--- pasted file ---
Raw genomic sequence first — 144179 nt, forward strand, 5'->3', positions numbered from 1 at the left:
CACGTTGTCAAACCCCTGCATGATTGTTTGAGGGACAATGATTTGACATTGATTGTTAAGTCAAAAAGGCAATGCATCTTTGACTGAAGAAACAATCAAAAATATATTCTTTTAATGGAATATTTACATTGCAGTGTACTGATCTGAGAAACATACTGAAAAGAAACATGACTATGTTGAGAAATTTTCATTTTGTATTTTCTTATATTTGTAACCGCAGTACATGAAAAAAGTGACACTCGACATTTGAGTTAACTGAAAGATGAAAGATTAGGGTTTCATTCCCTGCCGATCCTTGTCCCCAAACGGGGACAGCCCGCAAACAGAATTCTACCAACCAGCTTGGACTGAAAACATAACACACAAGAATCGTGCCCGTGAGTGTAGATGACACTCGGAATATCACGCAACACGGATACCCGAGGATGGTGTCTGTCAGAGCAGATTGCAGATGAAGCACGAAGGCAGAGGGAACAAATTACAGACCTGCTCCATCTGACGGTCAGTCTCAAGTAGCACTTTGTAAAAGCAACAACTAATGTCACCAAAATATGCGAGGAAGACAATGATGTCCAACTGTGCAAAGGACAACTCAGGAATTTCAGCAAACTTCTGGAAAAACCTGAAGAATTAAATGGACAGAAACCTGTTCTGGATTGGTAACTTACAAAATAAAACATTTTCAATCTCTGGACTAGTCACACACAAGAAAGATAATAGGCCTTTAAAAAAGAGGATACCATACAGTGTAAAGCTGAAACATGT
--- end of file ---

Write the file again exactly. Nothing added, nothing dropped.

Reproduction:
Raw genomic sequence first — 144179 nt, forward strand, 5'->3', positions numbered from 1 at the left:
CACGTTGTCAAACCCCTGCATGATTGTTTGAGGGACAATGATTTGACATTGATTGTTAAGTCAAAAAGGCAATGCATCTTTGACTGAAGAAACAATCAAAAATATATTCTTTTAATGGAATATTTACATTGCAGTGTACTGATCTGAGAAACATACTGAAAAGAAACATGACTATGTTGAGAAATTTTCATTTTGTATTTTCTTATATTTGTAACCGCAGTACATGAAAAAAGTGACACTCGACATTTGAGTTAACTGAAAGATGAAAGATTAGGGTTTCATTCCCTGCCGATCCTTGTCCCCAAACGGGGACAGCCCGCAAACAGAATTCTACCAACCAGCTTGGACTGAAAACATAACACACAAGAATCGTGCCCGTGAGTGTAGATGACACTCGGAATATCACGCAACACGGATACCCGAGGATGGTGTCTGTCAGAGCAGATTGCAGATGAAGCACGAAGGCAGAGGGAACAAATTACAGACCTGCTCCATCTGACGGTCAGTCTCAAGTAGCACTTTGTAAAAGCAACAACTAATGTCACCAAAATATGCGAGGAAGACAATGATGTCCAACTGTGCAAAGGACAACTCAGGAATTTCAGCAAACTTCTGGAAAAACCTGAAGAATTAAATGGACAGAAACCTGTTCTGGATTGGTAACTTACAAAATAAAACATTTTCAATCTCTGGACTAGTCACACACAAGAAAGATAATAGGCCTTTAAAAAAGAGGATACCATACAGTGTAAAGCTGAAACATGT